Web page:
Bangladesh is expected to be the most vulnerable country in the world in next 30 years mainly because of its exposure to climate-related natural disasters and sea-level rise; human sensitivity in terms of population growth and pattern, development, natural resources, agricultural dependency and conflicts; in adequate adaptive capacity to combat climate change (Maplecroft, 2010). In fact, multiple hazards instigated by various climatic factors including temperature variation, erratic rainfall, flood and recurrent flood, cyclone and storm surge, drought, saline intrusion coupled with social or non-climate factors (such as population density and poverty) are already affecting the many parts of country especially in the coastal region, north-west and low-lying areas.
The Government of Bangladesh realizing the consequences of the climate change has made striking progress in terms of policy, strategy and institutional arrangement. Following allocation of 100 million USD in 2008 and 2009 together to bring adaptation and mitigation actions on the ground, the country recently established Bangladesh Climate Change Resilience Fund (BCCRF) and approved another 100 million USD for 2010/2011 to implement the projects and programmes under six major themes (i. Food security, social protection and health ii. Comprehensive Disaster Management iii. Infrastructure iv. Research and knowledge management v. mitigation and low carbon development and vi. Capacity building and institutional strengthening) of the Bangladesh Climate Change Strategy and Action Plan (BCCSAP). This fund will be managed and implemented by the government and technical support will be provided by the World Bank to facilitate that the requirements are met in the implementation process. A governing council and a management committee chaired by the government will be the apex bodies to manage the fund. However, representatives of the line ministries, development partners and civil society will be included in both the council and management committee. In addition, a policy titled “Climate Change Trust Fund Policy” has been developed by the Cabinet as part of an integrated plan to face disaster due to climate change in the country.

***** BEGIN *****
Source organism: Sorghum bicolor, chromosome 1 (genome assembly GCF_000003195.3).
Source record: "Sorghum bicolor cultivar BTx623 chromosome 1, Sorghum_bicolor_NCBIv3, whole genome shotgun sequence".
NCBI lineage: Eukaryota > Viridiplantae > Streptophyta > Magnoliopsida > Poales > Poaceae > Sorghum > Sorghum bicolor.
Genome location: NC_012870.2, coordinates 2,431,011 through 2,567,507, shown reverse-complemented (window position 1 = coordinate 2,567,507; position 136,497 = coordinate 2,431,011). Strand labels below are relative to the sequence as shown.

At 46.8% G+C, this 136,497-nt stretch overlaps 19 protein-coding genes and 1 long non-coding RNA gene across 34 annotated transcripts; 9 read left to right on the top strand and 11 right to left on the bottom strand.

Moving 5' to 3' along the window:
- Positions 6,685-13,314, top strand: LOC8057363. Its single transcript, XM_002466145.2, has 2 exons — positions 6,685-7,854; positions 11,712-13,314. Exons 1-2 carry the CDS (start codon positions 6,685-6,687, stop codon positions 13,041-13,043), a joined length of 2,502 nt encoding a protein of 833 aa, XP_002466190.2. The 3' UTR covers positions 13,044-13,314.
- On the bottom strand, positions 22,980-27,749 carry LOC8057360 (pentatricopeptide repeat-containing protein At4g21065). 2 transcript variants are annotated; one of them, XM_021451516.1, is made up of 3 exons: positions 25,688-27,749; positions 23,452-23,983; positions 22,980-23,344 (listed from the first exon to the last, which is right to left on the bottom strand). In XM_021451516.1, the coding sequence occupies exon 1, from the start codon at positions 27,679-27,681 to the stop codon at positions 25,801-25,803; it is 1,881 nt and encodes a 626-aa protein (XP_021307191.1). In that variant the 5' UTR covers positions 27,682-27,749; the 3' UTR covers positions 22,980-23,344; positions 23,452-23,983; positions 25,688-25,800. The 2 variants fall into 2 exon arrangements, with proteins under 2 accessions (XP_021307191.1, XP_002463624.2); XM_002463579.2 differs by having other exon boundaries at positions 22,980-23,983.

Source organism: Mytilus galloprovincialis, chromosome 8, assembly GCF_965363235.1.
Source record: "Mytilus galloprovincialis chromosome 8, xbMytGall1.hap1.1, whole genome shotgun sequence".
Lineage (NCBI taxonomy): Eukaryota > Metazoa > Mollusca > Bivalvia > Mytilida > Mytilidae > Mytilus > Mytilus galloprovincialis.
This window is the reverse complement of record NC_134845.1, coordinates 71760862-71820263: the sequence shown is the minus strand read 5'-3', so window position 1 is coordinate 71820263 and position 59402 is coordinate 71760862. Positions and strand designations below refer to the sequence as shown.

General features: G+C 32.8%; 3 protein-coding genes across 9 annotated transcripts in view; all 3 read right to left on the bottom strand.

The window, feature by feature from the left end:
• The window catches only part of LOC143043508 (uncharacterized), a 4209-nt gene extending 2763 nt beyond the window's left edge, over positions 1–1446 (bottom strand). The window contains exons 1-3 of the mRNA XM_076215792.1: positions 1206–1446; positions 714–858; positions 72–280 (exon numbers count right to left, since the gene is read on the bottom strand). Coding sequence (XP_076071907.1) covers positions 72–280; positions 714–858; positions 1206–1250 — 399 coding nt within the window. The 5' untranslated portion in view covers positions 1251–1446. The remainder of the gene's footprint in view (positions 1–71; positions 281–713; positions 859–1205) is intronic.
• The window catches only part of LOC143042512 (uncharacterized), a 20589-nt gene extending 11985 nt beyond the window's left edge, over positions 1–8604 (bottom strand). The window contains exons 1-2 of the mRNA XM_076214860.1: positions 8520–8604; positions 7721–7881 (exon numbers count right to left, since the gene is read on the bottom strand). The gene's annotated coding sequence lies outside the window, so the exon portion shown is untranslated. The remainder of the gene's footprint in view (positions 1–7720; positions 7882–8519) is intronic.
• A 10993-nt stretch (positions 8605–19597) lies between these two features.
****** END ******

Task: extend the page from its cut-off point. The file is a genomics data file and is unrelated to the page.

The government also officially launched the “Climate Change Unit” under the Ministry of Environment and Forests (MoEF) in June 2010. At this stage, the CCU is headed by the Joint Secretary, MoEF. The unit will be equipped with 9 senior officers and 33 staff. National level experts will also be recruited as advisors to strengthen the unit and make it better functional. The MOEF and CCU have already approved 66 projects for implementation in vulnerable coastal zone, drought prone area, flood and low lying ecosystem, hilly and haor area, and charlands covering mainly water, agriculture, forestry, infrastructure, health, capacity building sectors etc. Some of the projects are approved for conducting action research and institutional strengthening. However, most of these projects will be implemented by the different relevant government institutions. Some of the projects will be implemented by NGO or Civil Society Organizations at both national and local level.